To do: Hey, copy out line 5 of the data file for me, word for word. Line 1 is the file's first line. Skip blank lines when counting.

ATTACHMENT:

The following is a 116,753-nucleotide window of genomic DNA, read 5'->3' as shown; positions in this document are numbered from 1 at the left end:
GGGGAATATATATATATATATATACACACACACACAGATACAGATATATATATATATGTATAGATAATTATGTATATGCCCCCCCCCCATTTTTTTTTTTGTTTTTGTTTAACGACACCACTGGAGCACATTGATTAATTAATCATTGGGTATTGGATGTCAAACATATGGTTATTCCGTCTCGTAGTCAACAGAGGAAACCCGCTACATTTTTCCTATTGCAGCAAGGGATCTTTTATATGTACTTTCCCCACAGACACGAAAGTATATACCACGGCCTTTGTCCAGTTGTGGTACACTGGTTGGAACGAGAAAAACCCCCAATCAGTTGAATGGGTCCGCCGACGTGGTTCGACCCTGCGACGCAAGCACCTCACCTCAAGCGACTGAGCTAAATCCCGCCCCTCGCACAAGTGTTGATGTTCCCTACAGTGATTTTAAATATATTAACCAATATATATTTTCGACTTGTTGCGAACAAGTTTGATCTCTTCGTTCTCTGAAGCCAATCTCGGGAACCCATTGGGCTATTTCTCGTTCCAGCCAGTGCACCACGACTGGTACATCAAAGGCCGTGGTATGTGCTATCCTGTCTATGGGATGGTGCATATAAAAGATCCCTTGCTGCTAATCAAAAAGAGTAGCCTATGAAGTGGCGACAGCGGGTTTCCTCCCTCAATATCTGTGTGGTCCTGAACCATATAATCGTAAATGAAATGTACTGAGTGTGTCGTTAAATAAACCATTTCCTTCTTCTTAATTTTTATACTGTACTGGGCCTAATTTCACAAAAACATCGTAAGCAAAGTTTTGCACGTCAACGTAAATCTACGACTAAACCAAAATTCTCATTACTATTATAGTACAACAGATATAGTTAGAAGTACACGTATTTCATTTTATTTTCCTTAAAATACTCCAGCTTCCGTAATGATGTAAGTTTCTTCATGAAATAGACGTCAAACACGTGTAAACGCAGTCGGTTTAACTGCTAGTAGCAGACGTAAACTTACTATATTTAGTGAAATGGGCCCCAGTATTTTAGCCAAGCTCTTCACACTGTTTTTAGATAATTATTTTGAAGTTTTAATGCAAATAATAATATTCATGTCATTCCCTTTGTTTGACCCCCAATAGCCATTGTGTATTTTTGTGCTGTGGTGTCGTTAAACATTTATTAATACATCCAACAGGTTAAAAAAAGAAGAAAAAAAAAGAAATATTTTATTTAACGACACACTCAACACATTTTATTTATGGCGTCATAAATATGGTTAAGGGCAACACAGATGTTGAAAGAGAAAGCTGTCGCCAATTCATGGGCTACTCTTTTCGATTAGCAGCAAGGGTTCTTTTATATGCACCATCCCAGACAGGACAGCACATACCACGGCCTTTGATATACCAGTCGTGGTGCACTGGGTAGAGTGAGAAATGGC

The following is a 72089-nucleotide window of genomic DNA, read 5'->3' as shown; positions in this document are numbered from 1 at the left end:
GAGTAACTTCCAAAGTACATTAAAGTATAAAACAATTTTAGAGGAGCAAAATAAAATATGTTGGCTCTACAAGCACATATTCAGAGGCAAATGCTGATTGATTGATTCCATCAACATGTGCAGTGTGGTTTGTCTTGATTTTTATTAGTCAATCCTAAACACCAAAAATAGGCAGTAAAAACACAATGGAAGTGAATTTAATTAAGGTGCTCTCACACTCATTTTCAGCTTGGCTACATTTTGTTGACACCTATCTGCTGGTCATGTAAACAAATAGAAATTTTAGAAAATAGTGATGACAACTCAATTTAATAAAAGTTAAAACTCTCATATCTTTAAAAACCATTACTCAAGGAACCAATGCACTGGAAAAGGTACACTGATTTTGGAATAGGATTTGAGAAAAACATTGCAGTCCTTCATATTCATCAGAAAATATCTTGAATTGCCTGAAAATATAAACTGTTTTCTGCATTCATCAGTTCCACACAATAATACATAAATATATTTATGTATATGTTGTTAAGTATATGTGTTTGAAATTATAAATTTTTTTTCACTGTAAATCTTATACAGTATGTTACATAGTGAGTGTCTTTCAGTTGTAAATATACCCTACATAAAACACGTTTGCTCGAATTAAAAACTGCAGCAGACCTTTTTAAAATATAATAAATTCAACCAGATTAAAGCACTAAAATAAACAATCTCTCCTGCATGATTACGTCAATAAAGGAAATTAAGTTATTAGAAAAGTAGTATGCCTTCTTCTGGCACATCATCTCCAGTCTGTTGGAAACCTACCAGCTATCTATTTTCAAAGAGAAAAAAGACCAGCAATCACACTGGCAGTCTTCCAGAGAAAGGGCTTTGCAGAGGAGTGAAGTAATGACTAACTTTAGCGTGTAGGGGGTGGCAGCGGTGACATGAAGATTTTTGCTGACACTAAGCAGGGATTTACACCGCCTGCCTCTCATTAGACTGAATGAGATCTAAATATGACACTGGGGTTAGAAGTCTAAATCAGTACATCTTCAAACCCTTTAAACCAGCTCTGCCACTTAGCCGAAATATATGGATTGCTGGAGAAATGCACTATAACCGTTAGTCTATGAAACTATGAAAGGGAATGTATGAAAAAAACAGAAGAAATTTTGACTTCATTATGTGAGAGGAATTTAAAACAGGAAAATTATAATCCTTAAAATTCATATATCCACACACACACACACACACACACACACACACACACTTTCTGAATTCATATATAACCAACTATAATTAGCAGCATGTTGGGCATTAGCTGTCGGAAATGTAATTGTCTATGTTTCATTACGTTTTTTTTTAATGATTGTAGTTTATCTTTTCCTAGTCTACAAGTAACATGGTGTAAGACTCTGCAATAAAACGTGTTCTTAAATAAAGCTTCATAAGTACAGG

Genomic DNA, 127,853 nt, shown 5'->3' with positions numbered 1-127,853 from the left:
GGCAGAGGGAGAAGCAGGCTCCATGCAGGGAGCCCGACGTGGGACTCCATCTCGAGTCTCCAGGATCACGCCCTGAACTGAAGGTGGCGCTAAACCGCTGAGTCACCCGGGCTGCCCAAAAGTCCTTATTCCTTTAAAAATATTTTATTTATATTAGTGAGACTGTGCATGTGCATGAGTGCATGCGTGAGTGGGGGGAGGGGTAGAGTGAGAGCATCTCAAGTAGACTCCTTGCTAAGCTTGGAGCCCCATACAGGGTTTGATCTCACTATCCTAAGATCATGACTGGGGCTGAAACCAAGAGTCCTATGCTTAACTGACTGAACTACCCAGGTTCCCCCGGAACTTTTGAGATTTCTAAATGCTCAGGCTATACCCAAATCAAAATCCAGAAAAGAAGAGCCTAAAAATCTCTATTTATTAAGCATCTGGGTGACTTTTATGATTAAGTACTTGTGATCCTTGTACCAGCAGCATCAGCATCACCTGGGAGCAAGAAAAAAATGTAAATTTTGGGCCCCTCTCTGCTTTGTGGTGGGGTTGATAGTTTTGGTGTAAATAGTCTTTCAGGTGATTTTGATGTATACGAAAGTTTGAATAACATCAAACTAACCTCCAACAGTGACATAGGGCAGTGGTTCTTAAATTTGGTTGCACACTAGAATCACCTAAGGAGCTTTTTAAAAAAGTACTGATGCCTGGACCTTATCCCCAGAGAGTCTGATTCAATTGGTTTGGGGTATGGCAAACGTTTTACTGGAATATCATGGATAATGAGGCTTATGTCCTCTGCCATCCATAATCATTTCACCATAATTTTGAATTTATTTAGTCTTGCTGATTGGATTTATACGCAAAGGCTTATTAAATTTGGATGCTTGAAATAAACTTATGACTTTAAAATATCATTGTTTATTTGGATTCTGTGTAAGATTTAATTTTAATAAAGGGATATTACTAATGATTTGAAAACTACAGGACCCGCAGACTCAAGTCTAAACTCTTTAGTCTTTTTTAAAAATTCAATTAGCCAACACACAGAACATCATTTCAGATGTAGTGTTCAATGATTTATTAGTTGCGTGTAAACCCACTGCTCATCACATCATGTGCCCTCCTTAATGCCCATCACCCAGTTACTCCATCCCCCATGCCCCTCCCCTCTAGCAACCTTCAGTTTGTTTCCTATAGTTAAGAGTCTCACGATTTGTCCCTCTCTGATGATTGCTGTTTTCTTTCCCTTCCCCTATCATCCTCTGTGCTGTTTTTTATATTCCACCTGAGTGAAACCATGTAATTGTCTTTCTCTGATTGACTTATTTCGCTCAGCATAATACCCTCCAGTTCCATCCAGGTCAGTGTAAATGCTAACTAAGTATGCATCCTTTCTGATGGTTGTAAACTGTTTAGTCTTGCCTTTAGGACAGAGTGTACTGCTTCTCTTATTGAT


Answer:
Genomic DNA, 127,853 nt, shown 5'->3' with positions numbered 1-127,853 from the left: